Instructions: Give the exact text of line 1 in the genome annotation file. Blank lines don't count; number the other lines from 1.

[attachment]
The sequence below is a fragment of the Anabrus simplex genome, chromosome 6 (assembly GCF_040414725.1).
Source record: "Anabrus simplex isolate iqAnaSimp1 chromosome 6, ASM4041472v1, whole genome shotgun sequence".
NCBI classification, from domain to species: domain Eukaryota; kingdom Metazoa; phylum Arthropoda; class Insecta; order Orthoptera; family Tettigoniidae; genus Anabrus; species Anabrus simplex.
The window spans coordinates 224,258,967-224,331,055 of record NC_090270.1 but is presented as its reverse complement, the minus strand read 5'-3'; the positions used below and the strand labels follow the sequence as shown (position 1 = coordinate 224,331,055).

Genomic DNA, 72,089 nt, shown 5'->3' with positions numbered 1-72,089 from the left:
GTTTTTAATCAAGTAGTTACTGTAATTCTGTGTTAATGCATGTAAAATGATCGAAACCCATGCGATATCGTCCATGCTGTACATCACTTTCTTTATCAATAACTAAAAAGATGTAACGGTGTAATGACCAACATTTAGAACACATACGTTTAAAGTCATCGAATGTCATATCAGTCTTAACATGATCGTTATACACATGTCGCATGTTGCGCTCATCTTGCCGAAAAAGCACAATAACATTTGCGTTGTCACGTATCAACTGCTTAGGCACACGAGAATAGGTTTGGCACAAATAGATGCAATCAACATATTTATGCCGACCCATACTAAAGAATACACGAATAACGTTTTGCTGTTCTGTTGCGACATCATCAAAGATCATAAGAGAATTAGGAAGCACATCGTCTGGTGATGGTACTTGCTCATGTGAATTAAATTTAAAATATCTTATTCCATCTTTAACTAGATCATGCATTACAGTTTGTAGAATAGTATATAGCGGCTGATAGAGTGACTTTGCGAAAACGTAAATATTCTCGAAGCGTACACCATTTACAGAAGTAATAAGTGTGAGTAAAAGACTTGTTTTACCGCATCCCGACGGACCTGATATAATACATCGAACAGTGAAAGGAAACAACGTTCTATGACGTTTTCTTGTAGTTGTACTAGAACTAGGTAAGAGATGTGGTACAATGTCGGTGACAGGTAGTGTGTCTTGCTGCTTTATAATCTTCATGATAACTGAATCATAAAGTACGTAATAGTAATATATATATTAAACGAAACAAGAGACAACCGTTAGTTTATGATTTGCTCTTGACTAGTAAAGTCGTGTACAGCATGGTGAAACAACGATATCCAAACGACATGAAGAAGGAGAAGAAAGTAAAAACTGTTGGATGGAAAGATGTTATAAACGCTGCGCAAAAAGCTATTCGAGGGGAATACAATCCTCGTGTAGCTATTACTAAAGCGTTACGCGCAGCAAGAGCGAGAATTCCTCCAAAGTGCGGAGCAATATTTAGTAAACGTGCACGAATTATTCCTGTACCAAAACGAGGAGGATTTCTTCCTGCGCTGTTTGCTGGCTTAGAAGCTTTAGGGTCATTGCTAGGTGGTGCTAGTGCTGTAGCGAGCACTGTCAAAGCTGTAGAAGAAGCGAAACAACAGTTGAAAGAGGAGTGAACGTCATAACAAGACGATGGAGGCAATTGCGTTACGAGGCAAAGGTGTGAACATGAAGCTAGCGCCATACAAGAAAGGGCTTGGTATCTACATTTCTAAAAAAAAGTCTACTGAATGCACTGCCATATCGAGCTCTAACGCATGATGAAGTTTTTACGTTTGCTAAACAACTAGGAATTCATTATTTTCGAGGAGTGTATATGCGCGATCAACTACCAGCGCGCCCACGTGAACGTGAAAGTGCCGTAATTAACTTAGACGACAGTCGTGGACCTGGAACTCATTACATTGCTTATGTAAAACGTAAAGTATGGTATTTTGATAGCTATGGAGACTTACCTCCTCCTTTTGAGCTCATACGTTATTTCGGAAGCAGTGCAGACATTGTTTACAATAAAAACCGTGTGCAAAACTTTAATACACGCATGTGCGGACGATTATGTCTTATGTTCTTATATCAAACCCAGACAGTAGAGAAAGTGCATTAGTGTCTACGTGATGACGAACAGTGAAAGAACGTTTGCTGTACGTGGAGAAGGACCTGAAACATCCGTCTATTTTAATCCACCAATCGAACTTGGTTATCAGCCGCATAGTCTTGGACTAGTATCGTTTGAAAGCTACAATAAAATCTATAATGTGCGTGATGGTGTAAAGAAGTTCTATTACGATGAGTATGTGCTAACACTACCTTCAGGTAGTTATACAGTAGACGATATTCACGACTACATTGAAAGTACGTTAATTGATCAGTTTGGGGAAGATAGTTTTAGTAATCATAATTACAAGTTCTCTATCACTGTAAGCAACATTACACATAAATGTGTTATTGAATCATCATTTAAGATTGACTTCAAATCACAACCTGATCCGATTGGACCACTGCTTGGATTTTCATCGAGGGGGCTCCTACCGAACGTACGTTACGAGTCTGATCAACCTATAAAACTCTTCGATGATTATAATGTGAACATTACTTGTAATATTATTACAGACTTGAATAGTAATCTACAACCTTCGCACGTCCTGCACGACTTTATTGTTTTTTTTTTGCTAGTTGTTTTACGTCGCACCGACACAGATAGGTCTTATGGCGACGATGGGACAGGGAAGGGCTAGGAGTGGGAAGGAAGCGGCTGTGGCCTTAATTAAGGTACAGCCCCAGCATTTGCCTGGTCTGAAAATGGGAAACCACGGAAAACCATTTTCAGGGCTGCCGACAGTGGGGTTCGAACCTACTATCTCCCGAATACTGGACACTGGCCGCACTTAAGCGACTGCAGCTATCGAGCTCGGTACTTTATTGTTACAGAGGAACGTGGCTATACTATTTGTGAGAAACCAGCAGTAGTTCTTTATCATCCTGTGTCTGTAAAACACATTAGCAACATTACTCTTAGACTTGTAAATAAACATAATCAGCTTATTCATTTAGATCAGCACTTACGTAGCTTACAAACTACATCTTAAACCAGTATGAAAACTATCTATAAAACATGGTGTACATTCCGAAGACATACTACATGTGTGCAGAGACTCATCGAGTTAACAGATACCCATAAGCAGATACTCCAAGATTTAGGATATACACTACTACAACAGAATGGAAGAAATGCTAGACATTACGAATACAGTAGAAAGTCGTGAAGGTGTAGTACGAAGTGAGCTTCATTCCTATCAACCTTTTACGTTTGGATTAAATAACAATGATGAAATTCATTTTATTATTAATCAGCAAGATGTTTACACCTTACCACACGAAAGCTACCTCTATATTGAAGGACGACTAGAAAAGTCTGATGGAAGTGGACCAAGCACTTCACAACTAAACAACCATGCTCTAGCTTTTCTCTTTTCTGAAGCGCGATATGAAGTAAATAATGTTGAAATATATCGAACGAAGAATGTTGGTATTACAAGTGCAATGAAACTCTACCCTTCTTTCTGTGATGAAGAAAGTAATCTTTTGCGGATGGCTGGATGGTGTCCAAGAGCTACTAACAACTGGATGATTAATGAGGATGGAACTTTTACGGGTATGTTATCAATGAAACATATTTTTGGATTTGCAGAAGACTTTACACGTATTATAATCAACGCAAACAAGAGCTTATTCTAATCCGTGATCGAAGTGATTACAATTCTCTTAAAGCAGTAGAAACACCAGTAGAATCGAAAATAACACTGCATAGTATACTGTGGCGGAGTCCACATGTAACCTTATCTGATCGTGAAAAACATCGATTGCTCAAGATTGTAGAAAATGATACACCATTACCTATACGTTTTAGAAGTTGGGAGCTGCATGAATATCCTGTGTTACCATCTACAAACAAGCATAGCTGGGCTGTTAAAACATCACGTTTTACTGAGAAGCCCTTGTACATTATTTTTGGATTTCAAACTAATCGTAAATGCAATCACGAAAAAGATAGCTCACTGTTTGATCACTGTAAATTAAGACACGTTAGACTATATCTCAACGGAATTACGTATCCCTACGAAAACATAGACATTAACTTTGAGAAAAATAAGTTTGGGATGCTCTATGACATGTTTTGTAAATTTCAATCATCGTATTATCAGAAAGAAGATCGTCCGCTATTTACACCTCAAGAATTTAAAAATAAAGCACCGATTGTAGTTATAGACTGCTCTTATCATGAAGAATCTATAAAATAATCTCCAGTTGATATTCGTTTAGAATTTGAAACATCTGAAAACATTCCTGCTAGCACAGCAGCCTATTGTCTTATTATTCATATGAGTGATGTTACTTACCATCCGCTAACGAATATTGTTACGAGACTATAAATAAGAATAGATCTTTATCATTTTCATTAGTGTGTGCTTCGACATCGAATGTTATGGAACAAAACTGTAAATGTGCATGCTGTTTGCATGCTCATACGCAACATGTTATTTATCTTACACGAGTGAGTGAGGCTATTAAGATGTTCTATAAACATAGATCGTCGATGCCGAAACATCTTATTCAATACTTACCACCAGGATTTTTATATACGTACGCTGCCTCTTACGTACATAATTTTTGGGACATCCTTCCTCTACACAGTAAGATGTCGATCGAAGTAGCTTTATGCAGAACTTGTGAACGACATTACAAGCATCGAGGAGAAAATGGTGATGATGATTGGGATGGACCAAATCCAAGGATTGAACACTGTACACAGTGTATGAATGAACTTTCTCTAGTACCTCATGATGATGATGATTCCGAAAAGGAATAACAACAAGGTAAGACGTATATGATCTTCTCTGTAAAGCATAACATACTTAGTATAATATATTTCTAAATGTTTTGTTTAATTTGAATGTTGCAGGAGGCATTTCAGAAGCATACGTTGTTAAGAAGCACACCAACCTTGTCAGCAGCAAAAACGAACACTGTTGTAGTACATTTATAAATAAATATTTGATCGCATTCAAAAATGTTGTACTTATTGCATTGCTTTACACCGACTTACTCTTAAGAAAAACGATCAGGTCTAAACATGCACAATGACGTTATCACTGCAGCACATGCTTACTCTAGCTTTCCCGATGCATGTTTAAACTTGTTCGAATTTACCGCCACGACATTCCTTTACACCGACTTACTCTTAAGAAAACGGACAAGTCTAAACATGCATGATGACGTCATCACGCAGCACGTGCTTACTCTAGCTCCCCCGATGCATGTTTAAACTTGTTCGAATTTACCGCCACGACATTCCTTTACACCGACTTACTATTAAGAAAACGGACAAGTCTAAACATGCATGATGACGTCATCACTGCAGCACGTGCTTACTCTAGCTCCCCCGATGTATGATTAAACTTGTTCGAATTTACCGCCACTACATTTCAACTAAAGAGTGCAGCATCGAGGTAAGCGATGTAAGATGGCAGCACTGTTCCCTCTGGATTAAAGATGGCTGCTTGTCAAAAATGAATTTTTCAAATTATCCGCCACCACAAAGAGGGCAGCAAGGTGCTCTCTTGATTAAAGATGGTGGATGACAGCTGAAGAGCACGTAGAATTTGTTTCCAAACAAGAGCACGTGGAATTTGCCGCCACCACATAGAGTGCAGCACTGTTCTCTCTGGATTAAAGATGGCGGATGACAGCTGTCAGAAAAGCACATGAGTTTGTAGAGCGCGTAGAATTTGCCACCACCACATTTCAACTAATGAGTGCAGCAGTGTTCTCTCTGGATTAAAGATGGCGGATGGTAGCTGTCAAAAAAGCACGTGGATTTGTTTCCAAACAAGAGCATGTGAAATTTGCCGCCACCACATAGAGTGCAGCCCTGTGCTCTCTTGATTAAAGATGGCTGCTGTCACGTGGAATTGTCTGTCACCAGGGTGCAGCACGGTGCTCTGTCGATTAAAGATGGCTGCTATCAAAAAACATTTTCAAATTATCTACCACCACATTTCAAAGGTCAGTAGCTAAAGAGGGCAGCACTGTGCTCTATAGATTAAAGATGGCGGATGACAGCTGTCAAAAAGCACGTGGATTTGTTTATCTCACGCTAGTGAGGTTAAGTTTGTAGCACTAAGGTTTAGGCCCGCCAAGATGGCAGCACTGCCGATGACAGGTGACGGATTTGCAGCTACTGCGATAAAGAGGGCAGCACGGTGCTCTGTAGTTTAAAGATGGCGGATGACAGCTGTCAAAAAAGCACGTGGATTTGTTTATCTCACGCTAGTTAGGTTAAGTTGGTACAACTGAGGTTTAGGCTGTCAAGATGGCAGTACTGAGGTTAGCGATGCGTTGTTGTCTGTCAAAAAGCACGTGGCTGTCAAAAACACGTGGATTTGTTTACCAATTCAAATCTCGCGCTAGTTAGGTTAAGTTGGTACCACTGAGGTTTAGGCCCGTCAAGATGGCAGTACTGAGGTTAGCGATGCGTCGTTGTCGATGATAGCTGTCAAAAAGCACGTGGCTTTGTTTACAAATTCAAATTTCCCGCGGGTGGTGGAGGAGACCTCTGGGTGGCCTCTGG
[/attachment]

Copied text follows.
The sequence below is a fragment of the Anabrus simplex genome, chromosome 6 (assembly GCF_040414725.1).